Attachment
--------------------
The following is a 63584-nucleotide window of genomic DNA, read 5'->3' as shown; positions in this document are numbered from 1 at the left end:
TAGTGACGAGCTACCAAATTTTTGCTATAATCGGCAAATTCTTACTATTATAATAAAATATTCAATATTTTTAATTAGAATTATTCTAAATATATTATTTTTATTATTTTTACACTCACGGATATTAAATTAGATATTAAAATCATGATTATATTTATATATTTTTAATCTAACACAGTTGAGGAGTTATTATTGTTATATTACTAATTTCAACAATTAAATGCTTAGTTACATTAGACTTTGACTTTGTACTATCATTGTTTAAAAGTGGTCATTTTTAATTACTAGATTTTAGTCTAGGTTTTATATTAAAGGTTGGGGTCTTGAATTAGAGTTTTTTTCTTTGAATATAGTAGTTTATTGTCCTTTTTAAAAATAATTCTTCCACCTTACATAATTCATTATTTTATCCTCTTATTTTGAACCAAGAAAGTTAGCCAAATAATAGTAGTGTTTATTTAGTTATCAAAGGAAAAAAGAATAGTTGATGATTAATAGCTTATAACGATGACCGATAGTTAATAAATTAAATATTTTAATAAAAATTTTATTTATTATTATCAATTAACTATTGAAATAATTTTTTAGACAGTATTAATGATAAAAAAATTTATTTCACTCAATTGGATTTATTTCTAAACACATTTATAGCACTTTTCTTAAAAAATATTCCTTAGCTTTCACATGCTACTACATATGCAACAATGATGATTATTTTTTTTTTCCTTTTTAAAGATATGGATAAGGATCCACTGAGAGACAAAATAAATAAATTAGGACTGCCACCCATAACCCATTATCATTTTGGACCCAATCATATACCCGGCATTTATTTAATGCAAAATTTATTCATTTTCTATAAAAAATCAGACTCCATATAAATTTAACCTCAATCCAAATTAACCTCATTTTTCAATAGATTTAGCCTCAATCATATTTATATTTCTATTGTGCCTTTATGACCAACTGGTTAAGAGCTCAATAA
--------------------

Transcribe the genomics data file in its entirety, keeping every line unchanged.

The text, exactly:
The following is a 63584-nucleotide window of genomic DNA, read 5'->3' as shown; positions in this document are numbered from 1 at the left end:
TAGTGACGAGCTACCAAATTTTTGCTATAATCGGCAAATTCTTACTATTATAATAAAATATTCAATATTTTTAATTAGAATTATTCTAAATATATTATTTTTATTATTTTTACACTCACGGATATTAAATTAGATATTAAAATCATGATTATATTTATATATTTTTAATCTAACACAGTTGAGGAGTTATTATTGTTATATTACTAATTTCAACAATTAAATGCTTAGTTACATTAGACTTTGACTTTGTACTATCATTGTTTAAAAGTGGTCATTTTTAATTACTAGATTTTAGTCTAGGTTTTATATTAAAGGTTGGGGTCTTGAATTAGAGTTTTTTTCTTTGAATATAGTAGTTTATTGTCCTTTTTAAAAATAATTCTTCCACCTTACATAATTCATTATTTTATCCTCTTATTTTGAACCAAGAAAGTTAGCCAAATAATAGTAGTGTTTATTTAGTTATCAAAGGAAAAAAGAATAGTTGATGATTAATAGCTTATAACGATGACCGATAGTTAATAAATTAAATATTTTAATAAAAATTTTATTTATTATTATCAATTAACTATTGAAATAATTTTTTAGACAGTATTAATGATAAAAAAATTTATTTCACTCAATTGGATTTATTTCTAAACACATTTATAGCACTTTTCTTAAAAAATATTCCTTAGCTTTCACATGCTACTACATATGCAACAATGATGATTATTTTTTTTTTCCTTTTTAAAGATATGGATAAGGATCCACTGAGAGACAAAATAAATAAATTAGGACTGCCACCCATAACCCATTATCATTTTGGACCCAATCATATACCCGGCATTTATTTAATGCAAAATTTATTCATTTTCTATAAAAAATCAGACTCCATATAAATTTAACCTCAATCCAAATTAACCTCATTTTTCAATAGATTTAGCCTCAATCATATTTATATTTCTATTGTGCCTTTATGACCAACTGGTTAAGAGCTCAATAA